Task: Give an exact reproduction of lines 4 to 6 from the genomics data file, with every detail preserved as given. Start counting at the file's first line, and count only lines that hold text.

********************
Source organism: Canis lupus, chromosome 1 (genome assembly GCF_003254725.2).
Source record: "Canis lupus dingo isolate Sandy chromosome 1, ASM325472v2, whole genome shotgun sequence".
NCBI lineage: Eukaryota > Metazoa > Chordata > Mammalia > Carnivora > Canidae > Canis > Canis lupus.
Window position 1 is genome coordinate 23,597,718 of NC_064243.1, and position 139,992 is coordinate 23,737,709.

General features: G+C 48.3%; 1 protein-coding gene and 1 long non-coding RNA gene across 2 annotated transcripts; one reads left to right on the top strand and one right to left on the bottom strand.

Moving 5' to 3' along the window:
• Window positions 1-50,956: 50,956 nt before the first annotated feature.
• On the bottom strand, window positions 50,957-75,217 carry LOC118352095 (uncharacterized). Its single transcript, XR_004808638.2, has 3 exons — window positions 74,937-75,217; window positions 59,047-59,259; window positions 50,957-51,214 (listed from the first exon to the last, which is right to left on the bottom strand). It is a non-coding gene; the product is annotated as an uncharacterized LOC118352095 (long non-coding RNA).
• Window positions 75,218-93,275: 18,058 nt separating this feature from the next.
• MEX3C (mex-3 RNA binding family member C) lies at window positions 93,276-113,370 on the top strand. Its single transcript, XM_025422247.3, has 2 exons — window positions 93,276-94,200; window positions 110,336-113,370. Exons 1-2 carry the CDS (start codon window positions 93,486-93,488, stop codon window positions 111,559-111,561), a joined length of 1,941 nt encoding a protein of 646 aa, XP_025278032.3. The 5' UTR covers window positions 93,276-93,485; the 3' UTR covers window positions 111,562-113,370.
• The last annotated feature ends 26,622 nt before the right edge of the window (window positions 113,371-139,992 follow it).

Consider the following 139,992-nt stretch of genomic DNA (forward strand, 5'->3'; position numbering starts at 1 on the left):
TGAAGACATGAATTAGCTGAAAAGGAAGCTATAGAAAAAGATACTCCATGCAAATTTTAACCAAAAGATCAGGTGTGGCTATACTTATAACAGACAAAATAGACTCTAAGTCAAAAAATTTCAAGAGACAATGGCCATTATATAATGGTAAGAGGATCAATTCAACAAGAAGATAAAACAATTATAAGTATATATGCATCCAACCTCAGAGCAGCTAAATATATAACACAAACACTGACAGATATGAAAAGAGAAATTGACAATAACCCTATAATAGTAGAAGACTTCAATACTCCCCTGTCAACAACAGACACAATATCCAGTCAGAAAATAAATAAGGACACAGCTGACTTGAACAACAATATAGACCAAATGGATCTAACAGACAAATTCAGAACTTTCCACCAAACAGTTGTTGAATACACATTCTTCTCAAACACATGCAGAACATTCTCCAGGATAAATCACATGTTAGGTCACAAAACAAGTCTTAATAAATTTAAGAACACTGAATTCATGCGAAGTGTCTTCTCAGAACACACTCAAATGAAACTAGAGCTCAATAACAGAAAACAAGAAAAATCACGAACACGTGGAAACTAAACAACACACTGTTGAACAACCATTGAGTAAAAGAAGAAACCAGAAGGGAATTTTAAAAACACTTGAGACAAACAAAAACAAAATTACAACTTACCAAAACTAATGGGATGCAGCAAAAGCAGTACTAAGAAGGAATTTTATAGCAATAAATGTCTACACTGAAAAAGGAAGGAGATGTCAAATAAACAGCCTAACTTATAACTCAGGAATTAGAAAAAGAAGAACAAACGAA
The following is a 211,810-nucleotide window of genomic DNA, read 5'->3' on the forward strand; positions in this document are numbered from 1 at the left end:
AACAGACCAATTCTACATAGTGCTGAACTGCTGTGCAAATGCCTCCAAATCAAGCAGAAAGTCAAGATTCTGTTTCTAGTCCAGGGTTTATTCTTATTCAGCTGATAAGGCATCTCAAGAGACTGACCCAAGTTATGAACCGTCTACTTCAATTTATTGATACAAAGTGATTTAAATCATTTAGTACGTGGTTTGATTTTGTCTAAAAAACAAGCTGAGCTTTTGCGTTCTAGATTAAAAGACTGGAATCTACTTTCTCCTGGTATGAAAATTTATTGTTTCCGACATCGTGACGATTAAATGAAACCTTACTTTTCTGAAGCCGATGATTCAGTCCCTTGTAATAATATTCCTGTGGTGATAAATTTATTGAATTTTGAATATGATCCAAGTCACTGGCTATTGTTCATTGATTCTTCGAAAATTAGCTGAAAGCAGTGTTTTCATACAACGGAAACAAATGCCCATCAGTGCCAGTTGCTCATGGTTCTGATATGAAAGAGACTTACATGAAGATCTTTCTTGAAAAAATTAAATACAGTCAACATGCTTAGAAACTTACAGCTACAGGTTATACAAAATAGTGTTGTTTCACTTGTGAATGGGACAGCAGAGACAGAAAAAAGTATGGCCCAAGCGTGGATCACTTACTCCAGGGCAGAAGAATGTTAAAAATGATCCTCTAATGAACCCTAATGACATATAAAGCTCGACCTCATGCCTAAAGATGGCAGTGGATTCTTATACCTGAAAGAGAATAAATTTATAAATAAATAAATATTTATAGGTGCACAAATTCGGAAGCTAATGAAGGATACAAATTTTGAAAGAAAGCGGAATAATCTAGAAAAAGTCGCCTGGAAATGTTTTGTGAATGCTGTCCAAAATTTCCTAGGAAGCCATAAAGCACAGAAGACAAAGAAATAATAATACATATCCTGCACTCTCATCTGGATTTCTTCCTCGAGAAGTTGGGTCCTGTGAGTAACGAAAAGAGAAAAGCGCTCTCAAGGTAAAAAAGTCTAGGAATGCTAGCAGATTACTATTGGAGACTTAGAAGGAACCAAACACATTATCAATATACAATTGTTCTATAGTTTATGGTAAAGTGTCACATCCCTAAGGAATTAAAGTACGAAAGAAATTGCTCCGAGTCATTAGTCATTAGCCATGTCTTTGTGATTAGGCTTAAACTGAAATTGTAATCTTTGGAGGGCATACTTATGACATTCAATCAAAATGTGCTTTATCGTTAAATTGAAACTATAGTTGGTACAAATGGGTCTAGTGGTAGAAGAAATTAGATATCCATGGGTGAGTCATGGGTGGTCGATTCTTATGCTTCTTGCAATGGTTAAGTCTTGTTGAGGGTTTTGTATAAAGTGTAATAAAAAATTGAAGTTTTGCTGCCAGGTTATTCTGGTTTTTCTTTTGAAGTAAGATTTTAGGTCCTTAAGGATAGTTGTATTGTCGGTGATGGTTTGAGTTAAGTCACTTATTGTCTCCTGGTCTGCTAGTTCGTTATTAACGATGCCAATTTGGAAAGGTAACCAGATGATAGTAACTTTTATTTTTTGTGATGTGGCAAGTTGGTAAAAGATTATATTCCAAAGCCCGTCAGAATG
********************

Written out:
Window position 1 is genome coordinate 23,597,718 of NC_064243.1, and position 139,992 is coordinate 23,737,709.

General features: G+C 48.3%; 1 protein-coding gene and 1 long non-coding RNA gene across 2 annotated transcripts; one reads left to right on the top strand and one right to left on the bottom strand.

Moving 5' to 3' along the window: